“Most of us know how terrible this alley used to be,” Mayor Ted Kozlowski said at the city council meeting.
Union Alley adds new energy as visitors flock to the city for outdoor activities, such as riverboat rides and Lumberjack Days, which will return in July after a two-year hiatus, Robin Anthony said. executive director of the Greater Stillwater Chamber of Commerce.
“It’s pretty amazing how busy it is,” Anthony said.
Across the metro area, other patios that have sprung up during the pandemic are also allowed to stay.
When St. Paul’s declaration of emergency expired in April and ended the mayor’s temporary allocation for outdoor seating permits and licenses, Urban Growler co-owner Jill Pavlak frantically sent an email to city staff trying to save his brewery’s extended patio, which increases the capacity of his drinking room by a third. Within a week, Urban Growler got the approvals it needed.
“What we see is that people still want to be outside. … The virus is still with us and there are different levels of comfort,” Pavlak said. “When it’s hot, people are more outside than inside.”
Brian Ingram, co-owner of Hope Breakfast Bar on the outskirts of downtown St. Paul, hopes his restaurant will also get city approval to keep its patio space, though his situation is a bit more complicated.
During the pandemic, the short stretch of Leech Street that connects Grand Avenue and 7th Street between Hope Breakfast Bar and Cafe Astoria has been blocked off for cars to allow for outdoor dining space.
Ingram asked the city to give up the street and offered to pay to turn it into private property. If an agreement is reached, it will add a capacity of 75 more seats to the 100 already served inside the restaurant.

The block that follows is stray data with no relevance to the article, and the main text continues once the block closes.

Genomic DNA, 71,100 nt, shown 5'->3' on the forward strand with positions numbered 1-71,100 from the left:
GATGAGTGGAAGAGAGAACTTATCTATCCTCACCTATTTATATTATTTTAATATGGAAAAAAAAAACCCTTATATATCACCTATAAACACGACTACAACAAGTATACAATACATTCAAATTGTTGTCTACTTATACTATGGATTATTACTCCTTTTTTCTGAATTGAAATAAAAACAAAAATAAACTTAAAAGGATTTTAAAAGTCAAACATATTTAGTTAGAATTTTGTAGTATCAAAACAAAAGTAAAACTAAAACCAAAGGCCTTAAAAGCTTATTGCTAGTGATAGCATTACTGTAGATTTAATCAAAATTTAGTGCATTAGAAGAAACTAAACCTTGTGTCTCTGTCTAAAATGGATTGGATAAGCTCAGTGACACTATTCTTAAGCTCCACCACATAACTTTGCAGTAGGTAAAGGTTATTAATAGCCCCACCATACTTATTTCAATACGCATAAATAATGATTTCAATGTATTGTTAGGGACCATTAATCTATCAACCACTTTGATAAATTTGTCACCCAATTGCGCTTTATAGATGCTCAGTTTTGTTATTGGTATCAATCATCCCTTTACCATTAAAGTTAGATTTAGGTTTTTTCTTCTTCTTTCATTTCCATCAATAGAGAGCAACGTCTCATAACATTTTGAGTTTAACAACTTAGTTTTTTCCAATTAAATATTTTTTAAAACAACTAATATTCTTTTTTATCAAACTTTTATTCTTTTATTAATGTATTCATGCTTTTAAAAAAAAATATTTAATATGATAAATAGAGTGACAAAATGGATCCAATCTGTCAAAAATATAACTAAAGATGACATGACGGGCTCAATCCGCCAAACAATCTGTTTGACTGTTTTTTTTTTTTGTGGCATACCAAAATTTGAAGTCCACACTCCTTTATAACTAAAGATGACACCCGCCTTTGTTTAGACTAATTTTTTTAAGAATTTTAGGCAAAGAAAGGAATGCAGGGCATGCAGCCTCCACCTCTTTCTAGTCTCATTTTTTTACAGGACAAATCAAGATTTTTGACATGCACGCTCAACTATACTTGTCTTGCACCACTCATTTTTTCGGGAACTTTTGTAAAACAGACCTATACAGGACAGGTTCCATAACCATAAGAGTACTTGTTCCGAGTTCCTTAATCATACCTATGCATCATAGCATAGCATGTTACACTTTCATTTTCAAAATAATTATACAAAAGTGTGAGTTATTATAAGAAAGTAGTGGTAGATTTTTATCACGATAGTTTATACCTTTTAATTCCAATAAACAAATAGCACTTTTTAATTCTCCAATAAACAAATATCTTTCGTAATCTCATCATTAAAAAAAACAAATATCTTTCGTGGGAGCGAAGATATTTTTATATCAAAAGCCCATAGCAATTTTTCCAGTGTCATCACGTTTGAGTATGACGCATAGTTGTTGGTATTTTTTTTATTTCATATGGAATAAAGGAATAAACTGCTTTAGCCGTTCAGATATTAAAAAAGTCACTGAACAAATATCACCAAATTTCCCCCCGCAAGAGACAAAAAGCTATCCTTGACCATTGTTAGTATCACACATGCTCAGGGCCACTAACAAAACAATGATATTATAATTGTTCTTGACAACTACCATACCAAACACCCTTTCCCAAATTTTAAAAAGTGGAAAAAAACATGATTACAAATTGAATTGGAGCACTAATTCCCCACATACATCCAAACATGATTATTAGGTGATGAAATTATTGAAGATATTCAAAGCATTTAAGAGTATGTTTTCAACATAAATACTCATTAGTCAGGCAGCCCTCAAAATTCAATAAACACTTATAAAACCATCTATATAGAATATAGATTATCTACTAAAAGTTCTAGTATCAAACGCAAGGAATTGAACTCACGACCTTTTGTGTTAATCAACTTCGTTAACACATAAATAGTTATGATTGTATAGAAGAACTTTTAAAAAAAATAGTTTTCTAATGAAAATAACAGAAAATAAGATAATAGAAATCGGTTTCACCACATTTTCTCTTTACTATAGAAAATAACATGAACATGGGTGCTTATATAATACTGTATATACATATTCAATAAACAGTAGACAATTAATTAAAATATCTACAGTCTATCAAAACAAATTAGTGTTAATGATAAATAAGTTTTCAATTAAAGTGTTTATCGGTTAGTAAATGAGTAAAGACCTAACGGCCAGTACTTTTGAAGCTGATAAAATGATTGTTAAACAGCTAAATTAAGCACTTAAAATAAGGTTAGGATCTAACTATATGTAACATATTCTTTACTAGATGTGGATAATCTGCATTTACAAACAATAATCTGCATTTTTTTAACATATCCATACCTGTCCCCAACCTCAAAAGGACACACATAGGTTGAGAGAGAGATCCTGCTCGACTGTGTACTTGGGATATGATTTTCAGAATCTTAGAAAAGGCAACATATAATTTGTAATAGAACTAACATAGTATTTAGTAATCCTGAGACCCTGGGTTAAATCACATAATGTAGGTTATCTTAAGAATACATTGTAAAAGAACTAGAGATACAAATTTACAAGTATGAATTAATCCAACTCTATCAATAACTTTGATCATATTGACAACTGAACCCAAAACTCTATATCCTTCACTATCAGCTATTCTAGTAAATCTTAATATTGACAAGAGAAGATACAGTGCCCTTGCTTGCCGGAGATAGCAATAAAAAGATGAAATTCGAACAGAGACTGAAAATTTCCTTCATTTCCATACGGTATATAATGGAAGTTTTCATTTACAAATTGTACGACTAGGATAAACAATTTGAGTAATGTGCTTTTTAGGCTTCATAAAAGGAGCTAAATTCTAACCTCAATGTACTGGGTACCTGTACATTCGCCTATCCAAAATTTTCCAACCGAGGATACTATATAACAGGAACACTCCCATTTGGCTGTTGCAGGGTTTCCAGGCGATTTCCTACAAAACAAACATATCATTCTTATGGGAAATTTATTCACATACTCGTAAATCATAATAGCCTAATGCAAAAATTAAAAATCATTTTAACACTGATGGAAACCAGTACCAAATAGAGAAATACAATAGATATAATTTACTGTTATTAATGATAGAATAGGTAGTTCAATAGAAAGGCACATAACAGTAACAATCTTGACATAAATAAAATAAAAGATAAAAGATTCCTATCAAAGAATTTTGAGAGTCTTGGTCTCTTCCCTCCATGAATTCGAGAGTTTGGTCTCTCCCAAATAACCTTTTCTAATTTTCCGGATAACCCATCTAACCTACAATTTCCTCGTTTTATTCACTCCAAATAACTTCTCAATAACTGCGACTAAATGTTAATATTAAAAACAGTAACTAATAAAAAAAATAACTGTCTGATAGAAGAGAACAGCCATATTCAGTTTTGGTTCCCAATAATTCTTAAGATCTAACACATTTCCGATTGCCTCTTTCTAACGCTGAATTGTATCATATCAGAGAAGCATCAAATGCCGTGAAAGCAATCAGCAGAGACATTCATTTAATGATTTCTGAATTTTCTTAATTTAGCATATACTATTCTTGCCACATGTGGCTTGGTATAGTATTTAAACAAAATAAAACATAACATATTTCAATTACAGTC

“When COVID arrived, [the patio] became a lifeline,” Ingram said. “If we hadn’t had that, Hope wouldn’t exist today.”
Going forward, Ingram said he wants to add trees and possibly a seasonal skating rink. “We hope to be able to set a precedent,” he said.
St. Paul officials say they are working with companies that want to expand their service areas on a case-by-case basis.
Minneapolis, which is still operating under an emergency bylaw, still allows loose zoning and business licensing regulations for outdoor spaces. City workers have discussed extending benefits past the emergency expiration, but Minneapolis’ ordinances code is expected to change.
“We are still early in the exploration process with internal departments and external agencies to see if there would be a viable path to pursue outward expansions in the future,” Minneapolis spokesman John Louis said. .
In Edina, the city has allowed restaurants in the 50th and the business district of France to generally keep their slightly enlarged terraces, although they still need permits.
“We saw no reason to go back and over complicate a process that works well,” said Bill Neuendorf, Edina’s director of economic development.
In Saint-Cloud, the city has continued to allow patios along 5th Avenue for now as it tries to revitalize its downtown area.
For Union Alley in Stillwater, Jespersen plans to fundraise to commission mobile art murals and chalk art as part of an “Art Alley” concept.
“It will continue to evolve, instead of being an armpit, in a dynamic space,” she said.